Using Japanese cooking techniques to bring out the flavour of Okinawan ingredients
Mr. Tanaka joined Akasaka Tantei in 2009. This was his first step into the world of Okinawan cooking, which was completely different to the Japanese cooking that he had experienced up to that point. As someone who had previously wanted to be an archaeologist, he took pleasure in unearthing the history of the Ryukyu Kingdom’s palace cuisine, and fusing his findings with his Japanese cooking skills, he created a new genre called Okinawa Kaiseki cuisine.
What led you to get into Okinawan cooking?
There was some advance hint. While I was working at Tokuyama, the former head chef of Kurayamizaka Miyashita offers me: “I’m moving to an Okinawan restaurant. Do you want to work together again?” That was Akasaka Tantei. At the time, it didn’t ring a bell and I refused. But thinking about starting my own restaurant in my mid-thirties and I left Tokuyama. And then I happened to find a “help wanted” ad for that restaurant, and I met the former head chef again.
From what I heard, the previous owner fell in love with Okinawa while he stayed there for recuperation, and he was very particular about the food and the interior decorations. Listening to this, I got really excited about applying the principles of Japanese cooking to bring out the tastes of Okinawan ingredients, and decided to work there. Later on, the owner changed to an Okinawan who wanted to contribute to his homeland.
And that’s when you became the head chef?
The previous head chef resigned, and left me in charge of the shop, and I thought it was good experience for me as when I have my own place someday. And by then, I understood Okinawan dishes quite a lot. To be specific, I had been researching the history of Ryukyu dishes by looking for old documents, like the record of what the ancient people ate when he visited during the Edo Period or a statement about the medical properties of ingredients left behind by palace doctors. Using these for reference, I arranged everything according to Japanese cooking techniques. Even if I wanted to completely recreate the same dishes as ancient times, there were many cases where I didn’t know exactly how something should be prepared. So I freely improvised according to my own understanding, and made improvements whatever I could.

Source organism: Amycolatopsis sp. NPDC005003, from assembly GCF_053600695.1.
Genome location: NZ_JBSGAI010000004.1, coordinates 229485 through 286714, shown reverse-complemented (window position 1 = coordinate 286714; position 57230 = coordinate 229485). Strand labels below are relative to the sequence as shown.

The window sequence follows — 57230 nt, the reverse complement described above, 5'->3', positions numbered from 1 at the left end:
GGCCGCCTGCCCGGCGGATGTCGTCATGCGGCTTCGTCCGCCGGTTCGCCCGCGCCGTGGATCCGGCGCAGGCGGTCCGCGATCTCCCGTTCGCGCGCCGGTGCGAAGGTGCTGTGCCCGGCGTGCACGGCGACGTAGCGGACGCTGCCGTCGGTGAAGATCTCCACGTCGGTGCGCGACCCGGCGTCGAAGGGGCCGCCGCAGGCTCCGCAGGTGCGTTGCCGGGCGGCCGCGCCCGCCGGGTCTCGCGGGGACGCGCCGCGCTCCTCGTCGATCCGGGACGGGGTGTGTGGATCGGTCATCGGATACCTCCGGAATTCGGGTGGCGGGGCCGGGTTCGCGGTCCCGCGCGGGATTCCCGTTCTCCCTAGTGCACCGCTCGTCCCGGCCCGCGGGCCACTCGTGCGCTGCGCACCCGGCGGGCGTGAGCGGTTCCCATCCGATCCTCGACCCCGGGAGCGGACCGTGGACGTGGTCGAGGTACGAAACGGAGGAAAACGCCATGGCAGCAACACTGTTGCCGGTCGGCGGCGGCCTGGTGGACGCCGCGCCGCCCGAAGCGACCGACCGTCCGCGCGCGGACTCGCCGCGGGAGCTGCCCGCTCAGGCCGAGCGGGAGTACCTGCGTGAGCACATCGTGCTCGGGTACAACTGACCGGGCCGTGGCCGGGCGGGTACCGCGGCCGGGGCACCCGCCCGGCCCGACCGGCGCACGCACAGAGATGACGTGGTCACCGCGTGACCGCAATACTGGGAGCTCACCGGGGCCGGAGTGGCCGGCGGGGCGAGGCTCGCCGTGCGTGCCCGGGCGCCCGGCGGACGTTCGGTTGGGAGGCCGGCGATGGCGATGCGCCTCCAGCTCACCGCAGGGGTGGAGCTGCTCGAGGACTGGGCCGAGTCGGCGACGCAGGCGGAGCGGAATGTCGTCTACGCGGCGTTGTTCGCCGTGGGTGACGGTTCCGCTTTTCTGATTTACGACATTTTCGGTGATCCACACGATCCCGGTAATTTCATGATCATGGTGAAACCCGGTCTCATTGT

So “Okinawa Kaiseki” is an individual concept, but is it completely different to traditional Okinawan cooking?
There are lots of Okinawan restaurants, and they can protect the traditional cooking methods, whereas this restaurant can do some unique things. We use Okinawan ingredients whenever possible, and then, taking the best bits of both Okinawan and Japanese cooking, we prepare them so that they’ll suit the tastes of our customers.
If you cook, then you’ll probably understand this, but Japanese cooking methods are basically subtraction until you’re left with the fundamental taste of the ingredients. On the other hand, Okinawan cooking is more like Chinese or Western cooking, where you add flavours on top of each other. Therefore, balancing these two styles is very difficult, but since it create a new flavours of Okinawan ingredients, it’s well worth it.
It goes without saying that we use Japanese cooking techniques, but for example, when we’re preparing Rafute (Okinawan stewed pork cubes), we might revise Chinese or French cooking methods, or even the more scientific molecular gastronomy.
Our motto is “just figure out how to do the things that are obvious.”
Only five staff members, including the kitchen? Isn’t that too few?
Indeed, the current situation is what we have an “elite few” running things. Sometimes the kitchen members, including me, help carry the food, and we’re all ready to help each other as needed. I’d like to increase the staff at someday but I want to take a time right now. First I want all the current members to fully understand the restaurant’s concept and also to establish mutual understanding as a team. To work here, you need to have a certain grasp of Okinawan ingredients and cooking, as well as Japanese cooking, and that takes time. If you only do this halfway, then any new staff members that come in will also be trained poorly. And I think that can only lead to unexpected accidents.
How do you develop mutual understanding between the staff members?
We try to have lots of communication. Although we take a break in turns, we basically have to work with same member for long periods of time, day and night. So we try to make meals or breaks as fun as possible. For meals, we make lots of delicious food and eat together.
During working hours, we talk freely about anything we notice or any questions we have, and even if we don’t have any good topics, we’ll just have small conversation like “it is cold outside today.”, and try to create an atmosphere where it’s easy to communicate.
And what do you expect to the staff?
Just figure out how to do the things that are obvious, which is really difficult. But I want them to keep it in mind, from beginning to end. And I want them to understand the difference between “work” and “training”. They’re often lumped together, but they’re completely different.
If you know what you’re doing, it’s work. But if you haven’t yet grasped the minimum basics, then it’s training.¥
So just figure out how to do the things that are obvious, it’s important to first make that your way of thinking.
The most important thing is the state of your heart. It’s the same for giving expression to your cooking. Gourmets often say “You can see a person’s personality in their dishes”. I really taught that it was truth because when I was young, and I fell in love with the photos of Mr. Nozaki’s cooking. How to choose dishes, the way the ingredients were combined or arranged, the cooking itself, it all reflected Mr. Nozaki’s attitude towards his work and the way he interacts with people. I felt the state of his heart.